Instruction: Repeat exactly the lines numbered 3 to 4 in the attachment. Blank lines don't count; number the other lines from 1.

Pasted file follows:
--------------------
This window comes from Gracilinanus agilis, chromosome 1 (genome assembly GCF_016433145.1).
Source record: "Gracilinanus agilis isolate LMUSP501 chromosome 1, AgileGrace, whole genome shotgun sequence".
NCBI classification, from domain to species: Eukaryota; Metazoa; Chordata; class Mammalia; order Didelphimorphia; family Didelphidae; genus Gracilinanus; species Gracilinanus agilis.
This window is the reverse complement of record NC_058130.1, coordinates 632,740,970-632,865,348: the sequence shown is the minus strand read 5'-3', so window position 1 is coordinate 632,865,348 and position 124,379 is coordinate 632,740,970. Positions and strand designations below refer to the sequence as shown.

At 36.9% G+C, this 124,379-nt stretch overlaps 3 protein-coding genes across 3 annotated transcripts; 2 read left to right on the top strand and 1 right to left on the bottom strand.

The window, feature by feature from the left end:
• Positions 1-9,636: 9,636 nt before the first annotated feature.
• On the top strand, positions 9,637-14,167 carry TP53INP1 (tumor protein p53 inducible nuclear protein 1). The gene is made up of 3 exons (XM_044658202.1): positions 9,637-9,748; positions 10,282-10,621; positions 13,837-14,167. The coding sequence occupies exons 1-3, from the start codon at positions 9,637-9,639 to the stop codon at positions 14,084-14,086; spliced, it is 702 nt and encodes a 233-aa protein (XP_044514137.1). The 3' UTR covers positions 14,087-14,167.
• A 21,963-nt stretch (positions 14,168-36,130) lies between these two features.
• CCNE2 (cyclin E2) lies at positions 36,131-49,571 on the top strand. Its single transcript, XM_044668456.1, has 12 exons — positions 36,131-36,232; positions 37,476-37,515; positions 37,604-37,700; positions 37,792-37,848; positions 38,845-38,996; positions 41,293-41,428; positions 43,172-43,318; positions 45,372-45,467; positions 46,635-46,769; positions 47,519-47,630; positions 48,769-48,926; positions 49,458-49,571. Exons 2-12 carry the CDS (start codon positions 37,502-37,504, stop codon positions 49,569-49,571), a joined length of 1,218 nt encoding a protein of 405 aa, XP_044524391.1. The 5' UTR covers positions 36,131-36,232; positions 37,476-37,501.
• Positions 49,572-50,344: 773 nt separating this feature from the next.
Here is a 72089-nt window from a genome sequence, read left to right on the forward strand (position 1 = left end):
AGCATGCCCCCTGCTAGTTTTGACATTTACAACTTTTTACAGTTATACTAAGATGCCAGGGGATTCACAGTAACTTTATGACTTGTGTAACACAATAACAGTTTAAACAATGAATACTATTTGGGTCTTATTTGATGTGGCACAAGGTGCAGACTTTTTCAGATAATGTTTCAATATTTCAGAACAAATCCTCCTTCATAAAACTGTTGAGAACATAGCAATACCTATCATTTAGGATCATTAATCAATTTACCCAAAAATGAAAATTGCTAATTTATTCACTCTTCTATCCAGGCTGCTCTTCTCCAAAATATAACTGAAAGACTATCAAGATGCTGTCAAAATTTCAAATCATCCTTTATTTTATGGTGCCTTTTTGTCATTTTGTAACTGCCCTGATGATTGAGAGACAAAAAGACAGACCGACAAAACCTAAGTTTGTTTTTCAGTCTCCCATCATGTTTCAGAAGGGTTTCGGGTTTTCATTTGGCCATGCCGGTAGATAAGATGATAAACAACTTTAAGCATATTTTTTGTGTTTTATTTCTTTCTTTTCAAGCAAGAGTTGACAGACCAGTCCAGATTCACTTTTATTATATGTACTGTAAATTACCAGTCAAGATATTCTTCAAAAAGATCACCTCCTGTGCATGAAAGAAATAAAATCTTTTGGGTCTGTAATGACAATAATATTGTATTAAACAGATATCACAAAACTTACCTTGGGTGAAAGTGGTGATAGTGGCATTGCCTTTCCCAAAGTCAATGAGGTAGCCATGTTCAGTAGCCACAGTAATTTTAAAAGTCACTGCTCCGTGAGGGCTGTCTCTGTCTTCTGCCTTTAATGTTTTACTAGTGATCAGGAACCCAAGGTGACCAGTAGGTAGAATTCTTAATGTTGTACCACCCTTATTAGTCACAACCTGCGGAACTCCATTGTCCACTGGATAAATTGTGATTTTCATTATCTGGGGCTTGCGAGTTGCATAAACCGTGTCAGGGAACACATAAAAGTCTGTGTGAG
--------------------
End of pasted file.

NCBI classification, from domain to species: Eukaryota; Metazoa; Chordata; class Mammalia; order Didelphimorphia; family Didelphidae; genus Gracilinanus; species Gracilinanus agilis.
This window is the reverse complement of record NC_058130.1, coordinates 632,740,970-632,865,348: the sequence shown is the minus strand read 5'-3', so window position 1 is coordinate 632,865,348 and position 124,379 is coordinate 632,740,970. Positions and strand designations below refer to the sequence as shown.